For centuries there have been lurid tales of the infamous Black Dog and the Wisht Hounds that haunt the bleak moor on dark nights. Relentlessly they search for lost souls and strike fear into the hearts of any lone traveller. Right up to this very day no poor wretch has ever met either the Black Dog or the Wisht Hounds and lived to tell the tale. Well that is not exactly true as many years ago one young man called Joey Brown not only encountered the Black Dog but he managed to put his mark on the evil beast.
Joey was a spirited youth who lived with his family at Ponsworthy, he was never shy of hard work and spent his days carrying out numerous jobs around the local farms. There was nothing more that he enjoyed than his nightly visits to the Forest Inn at nearby Hexworthy. This in itself was no mean feat as by road it was a good three and a half miles from Ponsworthy to Hexworthy. Not only that, if one believed in ghosts and piskies it definitely was not a road to be trod at night. Luckily Joey was not bothered with such things as in his opinion they were all in the mind. Each night he would pass near the Coffin Stone where many a dead soul had been rested whilst on their way to their grave. If this was not enough a short distance down the hill was the Piskies Holt where the little folk would gather for their revels. This meant there was always the danger of being Piskie Led as happened to Tom White or summonsed to a watery grave by the spirit of the river Dart just like poor old Jan Coo. But hey, compared to some good company, strong cider and hot gossip there was nought to fret about, after all – night evils were all in the mind.
It was one dark winter’s night when the mist had engulfed the moor like a death shroud that Joey left the Forest Inn after a particularly convivial night. It was old Joe Leaman’s birthday which always meant a shed-load of cider and his oft related stories of the Piskies. So it was not surprising that his thoughts turned to the Little Folk and other such unearthly perils that lurk in the mist. It was just as Joey passed Lock’s Gate Cross and started to descend the steep lane that led to Ponsworthy that he saw something in the road.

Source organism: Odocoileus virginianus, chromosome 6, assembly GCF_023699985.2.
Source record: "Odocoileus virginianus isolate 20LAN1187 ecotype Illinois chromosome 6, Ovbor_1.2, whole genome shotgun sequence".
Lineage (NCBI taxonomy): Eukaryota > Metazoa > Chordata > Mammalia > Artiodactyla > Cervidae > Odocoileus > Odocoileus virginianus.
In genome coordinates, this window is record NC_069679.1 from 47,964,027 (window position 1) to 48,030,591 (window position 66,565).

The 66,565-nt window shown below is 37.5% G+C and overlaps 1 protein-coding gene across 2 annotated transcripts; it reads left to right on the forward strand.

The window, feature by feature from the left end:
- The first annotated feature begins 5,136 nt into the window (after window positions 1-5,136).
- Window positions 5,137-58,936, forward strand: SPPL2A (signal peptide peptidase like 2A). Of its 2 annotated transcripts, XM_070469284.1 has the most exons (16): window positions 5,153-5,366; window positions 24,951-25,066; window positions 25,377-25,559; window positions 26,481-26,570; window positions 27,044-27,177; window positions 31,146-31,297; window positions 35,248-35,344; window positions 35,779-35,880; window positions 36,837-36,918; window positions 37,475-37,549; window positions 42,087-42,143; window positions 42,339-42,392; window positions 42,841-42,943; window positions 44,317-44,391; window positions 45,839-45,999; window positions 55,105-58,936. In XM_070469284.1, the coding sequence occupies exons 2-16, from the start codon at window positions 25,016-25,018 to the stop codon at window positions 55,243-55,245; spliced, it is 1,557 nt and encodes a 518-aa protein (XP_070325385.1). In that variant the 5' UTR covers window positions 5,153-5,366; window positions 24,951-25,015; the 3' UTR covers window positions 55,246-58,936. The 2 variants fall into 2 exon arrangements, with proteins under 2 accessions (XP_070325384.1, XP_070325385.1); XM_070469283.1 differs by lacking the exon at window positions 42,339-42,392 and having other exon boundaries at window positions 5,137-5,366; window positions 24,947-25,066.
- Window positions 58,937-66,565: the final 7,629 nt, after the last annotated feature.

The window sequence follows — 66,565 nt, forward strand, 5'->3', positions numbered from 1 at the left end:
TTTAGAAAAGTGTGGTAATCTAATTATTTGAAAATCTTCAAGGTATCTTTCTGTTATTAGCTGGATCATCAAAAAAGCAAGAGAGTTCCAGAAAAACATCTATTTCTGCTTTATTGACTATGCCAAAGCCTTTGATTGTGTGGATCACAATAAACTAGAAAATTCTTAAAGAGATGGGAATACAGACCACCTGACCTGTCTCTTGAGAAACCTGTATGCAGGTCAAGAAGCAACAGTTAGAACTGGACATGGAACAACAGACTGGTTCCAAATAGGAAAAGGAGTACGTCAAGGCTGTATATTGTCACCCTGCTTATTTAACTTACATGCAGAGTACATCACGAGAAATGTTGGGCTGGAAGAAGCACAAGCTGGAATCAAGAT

As he got closer he could just make out the form of some animal crouching in the middle of the lane. At first he just took it to be an old badger out for his nightly feed. But as he got closer he could vaguely make out a pair of livid yellow eyes staring straight at him. He had often heard the old moormen talk of a Black Dog that stalked the moor at night and how they dreaded ever meeting it. Old Joe Leaman had even told of a friend who had met the beast and died the very next day in a state of delirium. Everyone had said that the hell hound was as black as coal with bright yellow piercing eyes, in fact it was described as being exactly what was sitting in front of Joey at that precise movement.
Oddly enough Joey didn’t feel at least afraid of the heinous Black Dog and the thought crossed his mind that if somehow he could leave a mark on the beast it would prove that he had met the thing and lived to tell the tale. Cor, that story would earn him quarts of free cider at the Forest Inn for months to come. Being a cold night Joey had worn the new red scarf his mother had knitted him and it was this that he decided would make a good marker to put on the dog. Slowly he inched forward, the beast just sat in the lane staring wildly at him, not a sound unuttered from its lips, it was a silent as the grave. Closer and closer he got, so close that he could smell its fetid breath on the cold night air. The beast was about three feet away when it began to growl, it was then or never, Joey pounced on the Black Dog and quickly tied his red scarf around its neck. He was not sure whether it was the shock of his assault or what but thankfully the beast sped off into the thick curtain of moorland mist.
The very next morning Joey wasted no time in telling his parents of his brave deed and said that the proof of his heroic action could be seen draped around the beast’s neck. It did not take long for his tale to spread around Ponsworthy and around the neighbouring farms. Joey was hailed as the hero who had tackled the dreaded Black Dog and lived to tell the tale, something no living person had ever managed – wow !
The hours seemed to slowly tick by that day as he could not wait to get over to the Forest Inn and tell all present of his brave deed. He would be the toast of the bar with free cider flowing like the river Dart in full flood. It would be even more exciting to relate his exploits to the local girls at Sunday church, especially Emily Ford who he had been trying to ask out for a date for ages. It was about four thirty in the afternoon when Joeys bubble burst with a loud bang. At the time he was washing off his muddy work boots in The Splash (the ford in Ponsworthy) when he began to hear ripples of laughter. Looking up he saw his neighbours pointing at a dark figure ambling down the lane. As it got closer the laugher changed to loud jeers and guffaws. It was then that Joey saw the subject of their mirth, It was old farmer Rowe’s dog Jess trotting merrily down the lane with a bright red scarf lovingly draped around its neck. Oh how Joey wished the ground would open up and swallow him whole. No free cider at the Forest Inn, no admiring looks from Emily Ford and no fame and fortune.
The moral of this story is: “Life is not a fairy tale, if you lose your shoe at midnight – you’re drunk!“.